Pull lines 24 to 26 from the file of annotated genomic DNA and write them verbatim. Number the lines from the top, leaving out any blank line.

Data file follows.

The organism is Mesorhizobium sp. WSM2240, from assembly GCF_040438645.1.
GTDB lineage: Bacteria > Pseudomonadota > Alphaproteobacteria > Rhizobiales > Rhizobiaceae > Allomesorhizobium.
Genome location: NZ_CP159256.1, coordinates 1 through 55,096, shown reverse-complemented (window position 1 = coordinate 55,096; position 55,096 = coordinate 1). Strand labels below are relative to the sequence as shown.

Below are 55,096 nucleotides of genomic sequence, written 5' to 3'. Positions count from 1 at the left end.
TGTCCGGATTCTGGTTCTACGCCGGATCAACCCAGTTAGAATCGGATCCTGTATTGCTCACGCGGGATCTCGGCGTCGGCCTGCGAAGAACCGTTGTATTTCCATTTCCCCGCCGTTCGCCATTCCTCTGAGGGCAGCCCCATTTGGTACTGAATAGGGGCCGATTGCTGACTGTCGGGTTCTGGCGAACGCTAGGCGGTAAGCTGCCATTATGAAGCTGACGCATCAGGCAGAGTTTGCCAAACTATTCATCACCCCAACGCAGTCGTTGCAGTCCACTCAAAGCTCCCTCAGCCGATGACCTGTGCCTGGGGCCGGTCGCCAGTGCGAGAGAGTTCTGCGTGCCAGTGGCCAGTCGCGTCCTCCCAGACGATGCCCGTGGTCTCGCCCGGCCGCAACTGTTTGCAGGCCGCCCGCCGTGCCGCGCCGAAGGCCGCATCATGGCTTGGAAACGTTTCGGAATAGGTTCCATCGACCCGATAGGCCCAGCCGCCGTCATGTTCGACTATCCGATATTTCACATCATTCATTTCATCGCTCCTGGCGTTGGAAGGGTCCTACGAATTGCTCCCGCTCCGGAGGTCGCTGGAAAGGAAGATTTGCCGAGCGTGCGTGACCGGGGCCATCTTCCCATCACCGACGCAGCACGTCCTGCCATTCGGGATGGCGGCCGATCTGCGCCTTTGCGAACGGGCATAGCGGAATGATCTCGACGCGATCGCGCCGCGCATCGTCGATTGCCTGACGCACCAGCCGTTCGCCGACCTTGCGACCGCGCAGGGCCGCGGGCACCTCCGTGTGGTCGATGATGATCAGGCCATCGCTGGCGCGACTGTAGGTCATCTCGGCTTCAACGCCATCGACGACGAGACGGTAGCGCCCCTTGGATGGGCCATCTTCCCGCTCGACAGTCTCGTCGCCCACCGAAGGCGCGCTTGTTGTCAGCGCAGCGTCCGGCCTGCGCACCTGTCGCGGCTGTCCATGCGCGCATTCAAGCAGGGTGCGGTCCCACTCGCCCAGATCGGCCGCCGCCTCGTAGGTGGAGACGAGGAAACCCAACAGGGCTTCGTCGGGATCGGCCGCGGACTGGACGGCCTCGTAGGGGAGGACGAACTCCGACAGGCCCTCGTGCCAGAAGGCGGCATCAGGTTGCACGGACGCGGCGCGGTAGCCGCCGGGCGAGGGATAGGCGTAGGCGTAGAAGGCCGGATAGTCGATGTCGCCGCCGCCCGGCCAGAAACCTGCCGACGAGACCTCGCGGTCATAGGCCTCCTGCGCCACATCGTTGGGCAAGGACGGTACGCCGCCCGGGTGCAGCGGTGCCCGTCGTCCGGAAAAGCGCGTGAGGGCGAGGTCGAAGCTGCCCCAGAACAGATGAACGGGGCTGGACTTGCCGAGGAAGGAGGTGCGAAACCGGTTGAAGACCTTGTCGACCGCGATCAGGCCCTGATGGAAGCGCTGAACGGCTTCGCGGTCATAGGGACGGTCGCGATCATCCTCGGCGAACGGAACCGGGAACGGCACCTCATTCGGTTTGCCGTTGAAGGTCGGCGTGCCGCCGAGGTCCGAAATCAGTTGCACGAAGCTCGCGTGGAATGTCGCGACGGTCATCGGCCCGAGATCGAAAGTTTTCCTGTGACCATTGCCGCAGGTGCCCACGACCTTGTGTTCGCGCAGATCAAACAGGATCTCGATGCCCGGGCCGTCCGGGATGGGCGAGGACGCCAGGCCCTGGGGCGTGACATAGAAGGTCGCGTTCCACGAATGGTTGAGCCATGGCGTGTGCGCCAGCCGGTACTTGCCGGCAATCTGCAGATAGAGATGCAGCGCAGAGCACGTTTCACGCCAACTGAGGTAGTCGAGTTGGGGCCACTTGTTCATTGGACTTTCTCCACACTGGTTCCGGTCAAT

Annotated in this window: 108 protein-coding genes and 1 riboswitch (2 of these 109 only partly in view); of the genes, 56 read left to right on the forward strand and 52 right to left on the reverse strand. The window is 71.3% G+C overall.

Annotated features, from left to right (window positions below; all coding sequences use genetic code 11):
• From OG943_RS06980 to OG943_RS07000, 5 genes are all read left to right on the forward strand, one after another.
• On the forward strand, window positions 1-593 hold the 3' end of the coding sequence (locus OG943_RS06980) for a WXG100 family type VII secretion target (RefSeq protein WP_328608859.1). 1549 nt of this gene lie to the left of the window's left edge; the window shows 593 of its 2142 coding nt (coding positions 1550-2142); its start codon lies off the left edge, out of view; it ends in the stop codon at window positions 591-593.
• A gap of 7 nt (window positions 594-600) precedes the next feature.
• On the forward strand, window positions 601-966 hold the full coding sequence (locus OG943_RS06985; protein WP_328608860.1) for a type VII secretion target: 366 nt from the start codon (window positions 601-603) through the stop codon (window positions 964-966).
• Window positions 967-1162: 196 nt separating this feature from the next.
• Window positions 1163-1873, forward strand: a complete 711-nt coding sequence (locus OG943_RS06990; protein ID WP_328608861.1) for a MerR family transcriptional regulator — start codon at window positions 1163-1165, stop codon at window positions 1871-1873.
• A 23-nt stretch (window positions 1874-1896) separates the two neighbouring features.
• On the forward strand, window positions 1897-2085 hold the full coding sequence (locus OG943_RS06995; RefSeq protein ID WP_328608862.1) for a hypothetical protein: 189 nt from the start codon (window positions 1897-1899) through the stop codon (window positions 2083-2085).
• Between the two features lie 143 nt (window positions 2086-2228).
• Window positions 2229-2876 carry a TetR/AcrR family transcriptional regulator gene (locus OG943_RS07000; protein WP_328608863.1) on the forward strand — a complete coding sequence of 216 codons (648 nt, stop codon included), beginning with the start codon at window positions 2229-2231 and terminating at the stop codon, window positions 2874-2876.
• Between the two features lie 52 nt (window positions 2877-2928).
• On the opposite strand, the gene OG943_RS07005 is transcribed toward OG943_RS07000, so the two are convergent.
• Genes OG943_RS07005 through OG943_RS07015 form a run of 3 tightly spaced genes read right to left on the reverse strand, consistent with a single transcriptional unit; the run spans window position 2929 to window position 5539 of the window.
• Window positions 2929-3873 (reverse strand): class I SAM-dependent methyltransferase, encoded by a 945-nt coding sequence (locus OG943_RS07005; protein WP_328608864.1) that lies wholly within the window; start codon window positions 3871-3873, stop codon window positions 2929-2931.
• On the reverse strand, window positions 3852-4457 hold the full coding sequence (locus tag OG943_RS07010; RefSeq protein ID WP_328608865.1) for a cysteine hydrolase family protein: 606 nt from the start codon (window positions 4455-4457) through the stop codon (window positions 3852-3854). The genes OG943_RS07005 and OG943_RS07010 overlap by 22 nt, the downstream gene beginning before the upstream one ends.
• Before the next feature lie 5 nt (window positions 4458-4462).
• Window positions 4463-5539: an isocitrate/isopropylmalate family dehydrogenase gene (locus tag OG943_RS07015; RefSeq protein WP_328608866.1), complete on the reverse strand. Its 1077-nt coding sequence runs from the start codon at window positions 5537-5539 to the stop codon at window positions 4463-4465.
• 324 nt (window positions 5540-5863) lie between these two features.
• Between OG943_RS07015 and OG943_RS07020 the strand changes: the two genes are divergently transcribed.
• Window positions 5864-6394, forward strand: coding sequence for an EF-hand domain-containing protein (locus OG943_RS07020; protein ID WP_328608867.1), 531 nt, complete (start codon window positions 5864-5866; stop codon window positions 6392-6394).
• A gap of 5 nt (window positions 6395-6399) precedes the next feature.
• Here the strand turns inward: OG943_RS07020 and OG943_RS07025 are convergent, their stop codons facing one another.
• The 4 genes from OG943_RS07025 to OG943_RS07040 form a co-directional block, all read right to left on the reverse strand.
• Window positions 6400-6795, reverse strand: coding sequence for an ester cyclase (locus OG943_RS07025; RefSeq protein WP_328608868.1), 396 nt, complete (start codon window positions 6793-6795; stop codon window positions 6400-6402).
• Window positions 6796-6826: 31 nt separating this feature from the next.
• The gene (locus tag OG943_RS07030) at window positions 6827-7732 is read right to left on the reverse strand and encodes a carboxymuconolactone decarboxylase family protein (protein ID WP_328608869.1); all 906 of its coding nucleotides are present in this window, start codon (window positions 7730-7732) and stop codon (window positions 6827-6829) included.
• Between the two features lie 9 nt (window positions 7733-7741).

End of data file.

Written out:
• Window positions 4463-5539: an isocitrate/isopropylmalate family dehydrogenase gene (locus tag OG943_RS07015; RefSeq protein WP_328608866.1), complete on the reverse strand. Its 1077-nt coding sequence runs from the start codon at window positions 5537-5539 to the stop codon at window positions 4463-4465.
• 324 nt (window positions 5540-5863) lie between these two features.
• Between OG943_RS07015 and OG943_RS07020 the strand changes: the two genes are divergently transcribed.